I am currently a Climate Adaptation Scientist with the Wildlife Conservation Society. Previously I held positions as a Research Associate in the Department of Forest and Wildlife Ecology at the University of Wisconsin-Madison and as a David H. Smith Conservation Research Fellow in the Department of Environmental Science, Policy, and Management at UC Berkeley. My research broadly focuses on applied ecology, conservation biology, and biogeography, with a particular interest in understanding the impacts of global change on biodiversity.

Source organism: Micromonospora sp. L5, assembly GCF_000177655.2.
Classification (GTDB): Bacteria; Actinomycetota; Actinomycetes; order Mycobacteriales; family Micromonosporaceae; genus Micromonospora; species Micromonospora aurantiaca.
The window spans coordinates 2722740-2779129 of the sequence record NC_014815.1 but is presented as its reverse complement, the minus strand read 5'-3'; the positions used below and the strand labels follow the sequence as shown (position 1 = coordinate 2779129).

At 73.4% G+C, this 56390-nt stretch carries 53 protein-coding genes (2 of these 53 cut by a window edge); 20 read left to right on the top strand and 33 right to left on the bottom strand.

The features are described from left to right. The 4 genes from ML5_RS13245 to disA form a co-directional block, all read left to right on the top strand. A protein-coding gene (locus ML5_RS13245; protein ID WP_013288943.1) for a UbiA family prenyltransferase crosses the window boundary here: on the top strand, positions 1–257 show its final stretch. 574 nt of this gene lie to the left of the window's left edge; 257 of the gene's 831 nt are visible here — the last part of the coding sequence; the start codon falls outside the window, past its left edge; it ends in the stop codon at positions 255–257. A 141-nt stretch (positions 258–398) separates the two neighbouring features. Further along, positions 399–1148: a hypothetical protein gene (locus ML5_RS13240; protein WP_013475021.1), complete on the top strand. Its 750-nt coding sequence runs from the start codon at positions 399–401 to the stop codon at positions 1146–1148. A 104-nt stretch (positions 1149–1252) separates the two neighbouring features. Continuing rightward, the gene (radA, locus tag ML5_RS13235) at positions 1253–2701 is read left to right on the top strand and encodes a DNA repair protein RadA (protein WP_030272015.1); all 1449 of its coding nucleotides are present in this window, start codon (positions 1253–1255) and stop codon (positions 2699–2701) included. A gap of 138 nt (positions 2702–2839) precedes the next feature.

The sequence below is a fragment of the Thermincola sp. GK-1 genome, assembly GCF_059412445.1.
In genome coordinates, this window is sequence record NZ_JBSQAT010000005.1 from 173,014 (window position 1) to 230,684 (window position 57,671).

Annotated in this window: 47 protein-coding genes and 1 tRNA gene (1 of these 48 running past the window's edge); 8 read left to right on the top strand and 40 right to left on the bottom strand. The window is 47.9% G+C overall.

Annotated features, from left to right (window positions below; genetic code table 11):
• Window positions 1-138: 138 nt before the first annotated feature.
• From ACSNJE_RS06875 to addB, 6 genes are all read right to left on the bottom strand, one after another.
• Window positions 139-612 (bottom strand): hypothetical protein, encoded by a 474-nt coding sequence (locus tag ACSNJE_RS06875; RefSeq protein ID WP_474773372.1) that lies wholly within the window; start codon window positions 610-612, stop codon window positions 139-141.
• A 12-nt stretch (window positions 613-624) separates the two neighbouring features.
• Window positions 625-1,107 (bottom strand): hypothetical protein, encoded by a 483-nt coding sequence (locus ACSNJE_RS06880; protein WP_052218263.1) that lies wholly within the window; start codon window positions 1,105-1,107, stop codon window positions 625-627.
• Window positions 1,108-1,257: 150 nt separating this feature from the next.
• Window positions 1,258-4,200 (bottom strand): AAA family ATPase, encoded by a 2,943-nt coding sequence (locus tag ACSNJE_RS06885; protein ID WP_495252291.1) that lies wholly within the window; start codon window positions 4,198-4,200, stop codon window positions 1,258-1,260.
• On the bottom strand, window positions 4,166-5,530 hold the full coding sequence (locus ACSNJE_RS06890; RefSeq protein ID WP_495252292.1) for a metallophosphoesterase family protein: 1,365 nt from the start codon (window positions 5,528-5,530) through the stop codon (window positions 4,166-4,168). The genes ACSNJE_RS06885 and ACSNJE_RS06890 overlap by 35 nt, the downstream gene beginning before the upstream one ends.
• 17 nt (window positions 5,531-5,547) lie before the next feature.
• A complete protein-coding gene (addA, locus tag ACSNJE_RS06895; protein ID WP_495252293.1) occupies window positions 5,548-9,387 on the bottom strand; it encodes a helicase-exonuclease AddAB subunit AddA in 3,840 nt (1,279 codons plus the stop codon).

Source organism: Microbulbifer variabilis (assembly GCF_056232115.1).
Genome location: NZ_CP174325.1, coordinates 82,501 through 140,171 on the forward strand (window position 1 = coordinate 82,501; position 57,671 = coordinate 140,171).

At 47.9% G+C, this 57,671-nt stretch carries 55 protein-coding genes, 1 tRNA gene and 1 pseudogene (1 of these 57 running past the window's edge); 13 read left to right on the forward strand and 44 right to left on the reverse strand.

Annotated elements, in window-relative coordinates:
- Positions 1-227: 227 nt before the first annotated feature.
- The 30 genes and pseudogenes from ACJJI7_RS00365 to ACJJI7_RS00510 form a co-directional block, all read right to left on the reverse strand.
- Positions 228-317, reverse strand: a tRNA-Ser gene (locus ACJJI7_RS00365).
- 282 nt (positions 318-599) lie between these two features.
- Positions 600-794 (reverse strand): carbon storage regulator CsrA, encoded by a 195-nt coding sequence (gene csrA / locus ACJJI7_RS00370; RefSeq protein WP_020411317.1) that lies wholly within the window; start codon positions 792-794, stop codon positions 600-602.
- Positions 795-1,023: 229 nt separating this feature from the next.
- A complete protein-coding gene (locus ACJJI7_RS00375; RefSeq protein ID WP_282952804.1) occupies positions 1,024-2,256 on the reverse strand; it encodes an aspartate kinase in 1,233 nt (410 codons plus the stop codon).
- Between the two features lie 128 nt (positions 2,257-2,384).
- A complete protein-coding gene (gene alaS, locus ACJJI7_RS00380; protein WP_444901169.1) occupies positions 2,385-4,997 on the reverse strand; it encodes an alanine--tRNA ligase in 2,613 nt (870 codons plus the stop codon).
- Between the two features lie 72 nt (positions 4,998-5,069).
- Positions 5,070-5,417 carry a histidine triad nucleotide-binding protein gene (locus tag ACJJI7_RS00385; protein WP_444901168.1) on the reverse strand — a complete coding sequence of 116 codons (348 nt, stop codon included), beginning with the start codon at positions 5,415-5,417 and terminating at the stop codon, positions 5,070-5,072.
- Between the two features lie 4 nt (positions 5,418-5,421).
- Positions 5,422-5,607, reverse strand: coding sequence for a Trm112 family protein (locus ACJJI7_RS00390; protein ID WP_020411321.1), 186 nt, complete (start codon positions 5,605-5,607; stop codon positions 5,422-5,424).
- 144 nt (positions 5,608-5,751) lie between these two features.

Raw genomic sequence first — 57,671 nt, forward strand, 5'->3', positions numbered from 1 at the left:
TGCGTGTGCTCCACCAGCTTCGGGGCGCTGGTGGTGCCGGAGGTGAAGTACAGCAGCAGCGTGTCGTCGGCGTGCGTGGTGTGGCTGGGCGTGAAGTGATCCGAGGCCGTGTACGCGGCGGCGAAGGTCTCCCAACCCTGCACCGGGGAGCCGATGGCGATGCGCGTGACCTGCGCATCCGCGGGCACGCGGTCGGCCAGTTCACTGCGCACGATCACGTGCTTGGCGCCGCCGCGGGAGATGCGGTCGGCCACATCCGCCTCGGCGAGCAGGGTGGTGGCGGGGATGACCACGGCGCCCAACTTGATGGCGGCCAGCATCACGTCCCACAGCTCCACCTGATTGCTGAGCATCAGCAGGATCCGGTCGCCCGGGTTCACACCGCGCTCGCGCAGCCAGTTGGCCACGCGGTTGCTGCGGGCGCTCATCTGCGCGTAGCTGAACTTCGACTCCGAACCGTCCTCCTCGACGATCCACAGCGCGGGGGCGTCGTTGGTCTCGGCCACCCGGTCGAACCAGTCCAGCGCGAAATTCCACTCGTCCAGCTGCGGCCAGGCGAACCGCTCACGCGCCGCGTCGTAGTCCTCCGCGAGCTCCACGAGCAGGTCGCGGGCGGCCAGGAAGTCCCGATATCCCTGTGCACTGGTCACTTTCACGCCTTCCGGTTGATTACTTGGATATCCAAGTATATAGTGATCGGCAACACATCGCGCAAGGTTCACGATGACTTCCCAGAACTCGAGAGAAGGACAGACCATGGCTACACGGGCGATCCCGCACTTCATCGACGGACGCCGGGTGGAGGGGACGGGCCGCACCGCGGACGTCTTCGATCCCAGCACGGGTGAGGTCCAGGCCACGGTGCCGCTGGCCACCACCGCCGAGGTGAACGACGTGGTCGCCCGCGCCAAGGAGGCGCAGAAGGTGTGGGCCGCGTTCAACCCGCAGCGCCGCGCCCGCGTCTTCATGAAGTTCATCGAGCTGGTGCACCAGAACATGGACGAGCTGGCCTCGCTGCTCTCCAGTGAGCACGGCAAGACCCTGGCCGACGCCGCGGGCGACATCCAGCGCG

My previous and ongoing projects aim to (1) determine the factors limiting species ranges along environmental gradients; (2) understand the impacts of agriculture and grazing on species populations and geographic ranges; (3) develop novel strategies for conserving species under climate change; and (4) assess vulnerability of ecosystems, wildlife, and communities to climate change. To tackle these issues, I combine field research with analytical models and remote sensing, as well as utilize existing datasets on species distributions, land-use patterns, climate projections, and high-resolution digital elevation models. At the regional scale, my research is focused on understanding the ecology, conservation, and biogeography of Himalayan birds and assessing vulnerability to climate change in Afghanistan. At the global scale, my research is focused on the conservation of montane species more broadly, without reference to particular taxonomic groups.